Greetings from Boston, darlings!

It was a chaotic summer for a number of reasons, obviously. There have been conferences, demonstrations, deadlines, and yes, that international move.

 

But I am settling in here as best as I can, and have a list of activities to keep me occupied and productive as we head into autumn. You’ll see the fruits of many of them here, in fact.

What’s up first?

On my list of things to do any time I move to a new city is find a cafe/writing spot. I have spots in a number of cities. I’ve seen spots come and go. I’ve shared them with other people. I’ve kept them secret, I’ve loved them for a variety of reasons: an amazing mocha, a piece of the best banana bread with cinnamon butter, a favorite barista or table or view. Sometimes I fall in love with a place immediately. Other times, it grows on me, and I realize I’m increasingly comfortable there. But I never feel fully settled anyplace until I’ve found a couple My Spot spots in our new environs.

So join me on my adventures around Boston this fall as I try out spots (and coffee and mochas and hot chocolate and tea). I’ll be looking for a number of important things:

Food and drink. Der.

Workability. This includes access to plugs, WiFi, decent seating, and deal-able noise levels.

Amenities. There’s gotta be a clean bathroom, for one.

Service. You don’t have to be perfect, but just don’t be assholes.

Ambiance. I’d like that little extra unique something that sets a place apart from the usual chains. Unusual music, a cafe cat, a historic room or building, you never can tell.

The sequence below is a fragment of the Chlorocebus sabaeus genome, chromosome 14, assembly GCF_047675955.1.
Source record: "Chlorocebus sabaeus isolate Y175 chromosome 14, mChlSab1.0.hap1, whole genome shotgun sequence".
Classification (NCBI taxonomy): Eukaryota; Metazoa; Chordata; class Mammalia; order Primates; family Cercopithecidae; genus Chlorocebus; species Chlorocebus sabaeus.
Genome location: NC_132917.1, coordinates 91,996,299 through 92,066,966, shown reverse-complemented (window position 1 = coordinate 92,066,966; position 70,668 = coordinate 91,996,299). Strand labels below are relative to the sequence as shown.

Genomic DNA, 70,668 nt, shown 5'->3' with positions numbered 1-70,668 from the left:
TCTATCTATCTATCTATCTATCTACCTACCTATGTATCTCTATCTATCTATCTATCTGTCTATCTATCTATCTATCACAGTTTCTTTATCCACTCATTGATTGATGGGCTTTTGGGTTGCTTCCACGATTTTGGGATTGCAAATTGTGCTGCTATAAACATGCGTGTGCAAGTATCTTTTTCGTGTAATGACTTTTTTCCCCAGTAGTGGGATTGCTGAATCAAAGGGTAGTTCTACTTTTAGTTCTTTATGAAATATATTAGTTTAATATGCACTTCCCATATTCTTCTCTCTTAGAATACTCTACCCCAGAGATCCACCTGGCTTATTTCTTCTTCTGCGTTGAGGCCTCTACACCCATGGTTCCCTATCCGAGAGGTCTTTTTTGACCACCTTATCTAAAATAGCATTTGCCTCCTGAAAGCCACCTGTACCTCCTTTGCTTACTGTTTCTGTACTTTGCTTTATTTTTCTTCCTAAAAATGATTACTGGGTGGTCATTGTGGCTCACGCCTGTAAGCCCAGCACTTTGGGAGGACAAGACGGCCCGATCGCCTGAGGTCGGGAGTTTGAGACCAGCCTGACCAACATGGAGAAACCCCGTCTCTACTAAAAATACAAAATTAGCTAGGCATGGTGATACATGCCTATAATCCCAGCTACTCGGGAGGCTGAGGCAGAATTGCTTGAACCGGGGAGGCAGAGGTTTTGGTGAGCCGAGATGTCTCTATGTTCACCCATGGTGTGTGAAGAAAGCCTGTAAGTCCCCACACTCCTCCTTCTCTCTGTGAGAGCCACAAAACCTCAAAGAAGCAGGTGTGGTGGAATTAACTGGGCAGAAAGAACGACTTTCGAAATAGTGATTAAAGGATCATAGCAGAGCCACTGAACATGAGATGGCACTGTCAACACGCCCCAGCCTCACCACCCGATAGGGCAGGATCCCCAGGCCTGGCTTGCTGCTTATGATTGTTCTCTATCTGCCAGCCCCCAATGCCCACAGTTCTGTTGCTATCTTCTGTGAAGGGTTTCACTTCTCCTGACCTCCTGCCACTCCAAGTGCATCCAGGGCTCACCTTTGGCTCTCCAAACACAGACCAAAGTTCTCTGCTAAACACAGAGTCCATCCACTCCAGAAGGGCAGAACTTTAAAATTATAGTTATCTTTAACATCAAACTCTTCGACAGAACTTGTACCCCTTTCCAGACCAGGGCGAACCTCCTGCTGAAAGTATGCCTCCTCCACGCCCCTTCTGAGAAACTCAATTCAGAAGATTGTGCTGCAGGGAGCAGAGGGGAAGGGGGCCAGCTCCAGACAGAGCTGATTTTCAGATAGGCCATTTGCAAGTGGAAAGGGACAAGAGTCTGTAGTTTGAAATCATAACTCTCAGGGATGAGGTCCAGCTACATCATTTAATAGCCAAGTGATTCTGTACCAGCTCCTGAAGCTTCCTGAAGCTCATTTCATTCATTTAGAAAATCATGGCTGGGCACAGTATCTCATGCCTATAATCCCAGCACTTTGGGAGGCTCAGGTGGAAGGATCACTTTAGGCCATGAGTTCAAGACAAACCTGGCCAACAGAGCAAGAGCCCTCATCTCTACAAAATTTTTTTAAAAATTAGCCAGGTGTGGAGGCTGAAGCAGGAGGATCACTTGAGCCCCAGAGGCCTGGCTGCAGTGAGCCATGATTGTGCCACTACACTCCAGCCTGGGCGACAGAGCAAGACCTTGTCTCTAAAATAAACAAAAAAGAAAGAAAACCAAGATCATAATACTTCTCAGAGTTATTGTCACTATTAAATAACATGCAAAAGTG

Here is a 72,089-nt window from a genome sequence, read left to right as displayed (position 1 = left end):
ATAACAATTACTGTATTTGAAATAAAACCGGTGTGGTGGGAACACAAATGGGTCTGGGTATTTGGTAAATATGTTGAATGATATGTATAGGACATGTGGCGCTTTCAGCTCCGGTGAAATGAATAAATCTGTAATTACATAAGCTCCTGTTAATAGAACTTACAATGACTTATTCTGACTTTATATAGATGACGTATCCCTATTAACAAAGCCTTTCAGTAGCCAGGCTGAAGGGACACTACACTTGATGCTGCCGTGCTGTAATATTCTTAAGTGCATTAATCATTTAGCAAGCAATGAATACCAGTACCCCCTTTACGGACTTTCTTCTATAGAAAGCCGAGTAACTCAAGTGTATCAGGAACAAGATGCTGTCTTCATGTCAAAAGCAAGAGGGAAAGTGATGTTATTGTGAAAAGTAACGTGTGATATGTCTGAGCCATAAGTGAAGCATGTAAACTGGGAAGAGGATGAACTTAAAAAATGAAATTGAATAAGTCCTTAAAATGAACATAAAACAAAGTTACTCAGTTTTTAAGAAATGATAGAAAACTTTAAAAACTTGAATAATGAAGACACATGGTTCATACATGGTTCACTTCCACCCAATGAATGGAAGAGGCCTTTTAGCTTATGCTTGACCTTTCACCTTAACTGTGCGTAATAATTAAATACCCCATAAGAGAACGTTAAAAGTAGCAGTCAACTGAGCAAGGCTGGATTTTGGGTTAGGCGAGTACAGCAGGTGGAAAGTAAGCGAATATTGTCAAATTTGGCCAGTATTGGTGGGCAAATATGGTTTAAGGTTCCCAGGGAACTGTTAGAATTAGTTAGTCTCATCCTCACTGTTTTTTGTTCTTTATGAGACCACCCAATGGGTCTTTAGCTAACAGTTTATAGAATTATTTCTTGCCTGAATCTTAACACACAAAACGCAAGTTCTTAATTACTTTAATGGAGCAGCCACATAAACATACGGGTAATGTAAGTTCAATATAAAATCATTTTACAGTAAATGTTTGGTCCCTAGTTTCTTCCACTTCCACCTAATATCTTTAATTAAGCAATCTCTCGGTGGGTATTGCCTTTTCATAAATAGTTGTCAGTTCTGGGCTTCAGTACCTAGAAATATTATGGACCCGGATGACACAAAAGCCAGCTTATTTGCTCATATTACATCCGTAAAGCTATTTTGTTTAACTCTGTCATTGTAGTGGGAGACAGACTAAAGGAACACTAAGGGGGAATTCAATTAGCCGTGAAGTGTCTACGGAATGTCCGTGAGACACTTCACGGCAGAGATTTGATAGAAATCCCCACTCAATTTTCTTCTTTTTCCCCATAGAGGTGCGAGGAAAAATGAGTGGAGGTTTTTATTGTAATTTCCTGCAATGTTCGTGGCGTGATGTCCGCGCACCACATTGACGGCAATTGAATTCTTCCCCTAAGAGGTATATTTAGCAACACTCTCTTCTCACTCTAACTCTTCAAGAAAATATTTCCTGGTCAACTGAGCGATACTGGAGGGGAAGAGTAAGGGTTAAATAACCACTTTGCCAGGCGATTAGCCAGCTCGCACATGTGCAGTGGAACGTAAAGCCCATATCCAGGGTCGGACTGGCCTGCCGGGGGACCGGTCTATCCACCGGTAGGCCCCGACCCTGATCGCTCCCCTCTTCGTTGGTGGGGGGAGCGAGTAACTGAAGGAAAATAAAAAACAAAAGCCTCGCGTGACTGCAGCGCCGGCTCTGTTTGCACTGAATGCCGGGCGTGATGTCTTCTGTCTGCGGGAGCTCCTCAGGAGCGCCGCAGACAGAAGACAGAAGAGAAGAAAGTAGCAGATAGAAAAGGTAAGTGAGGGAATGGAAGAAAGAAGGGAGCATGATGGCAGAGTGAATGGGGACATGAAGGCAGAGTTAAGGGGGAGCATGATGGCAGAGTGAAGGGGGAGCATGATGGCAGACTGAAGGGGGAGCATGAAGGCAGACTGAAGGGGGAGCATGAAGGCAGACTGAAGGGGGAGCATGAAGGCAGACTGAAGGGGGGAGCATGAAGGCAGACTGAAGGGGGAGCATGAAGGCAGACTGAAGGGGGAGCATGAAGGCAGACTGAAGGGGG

If you have suggestions, please do let me know!

First Round

Japonaise Bakery and Cafe, 1020 Beacon St, Brookline

I had such high hopes for a place that was a French-Japanese hybrid cafe. I mean, phenomenal opportunities for baked goods aside, this should be the motherlode re: atmosphere, too, right?

Well, no.

This place turned out to be a dark, tired-looking spot that reminded me of a well-past-its-prime bakery from the 1960s, with none of the kitschy charm, or a low-end hotel lobby after the free breakfast buffet has been cleared away. There are three sad, wibbly tables that could have been taken from a decades-old generic catalogue. Add to that “no restroom,” “no WiFi,” and “no plugs,” and I was already 75% out. The baked goods looked interesting, but again, they were displayed in sad old cases, making them less appealing.

The final strike was more personal for me: I am a chocoholic, and I am not overly fond of fruit pastries, nor light cream-filled things, nor red bean paste stuff. And most of Japonaise’s offerings were less hybrid or French, and more full-on unique Japanese baked goods with matcha, fluffy cream filling, and custard things, things just not to my taste. They do a cute Totoro cake… and it’s a shame that aesthetic doesn’t apply to more of the cafe overall. At this point, even if the coffee or mocha or hot chocolate was great, it wouldn’t salvage this place for me, but the drinks were also meh. (On the “personal taste” scale, I also don’t like bubble tea, so YMMV.)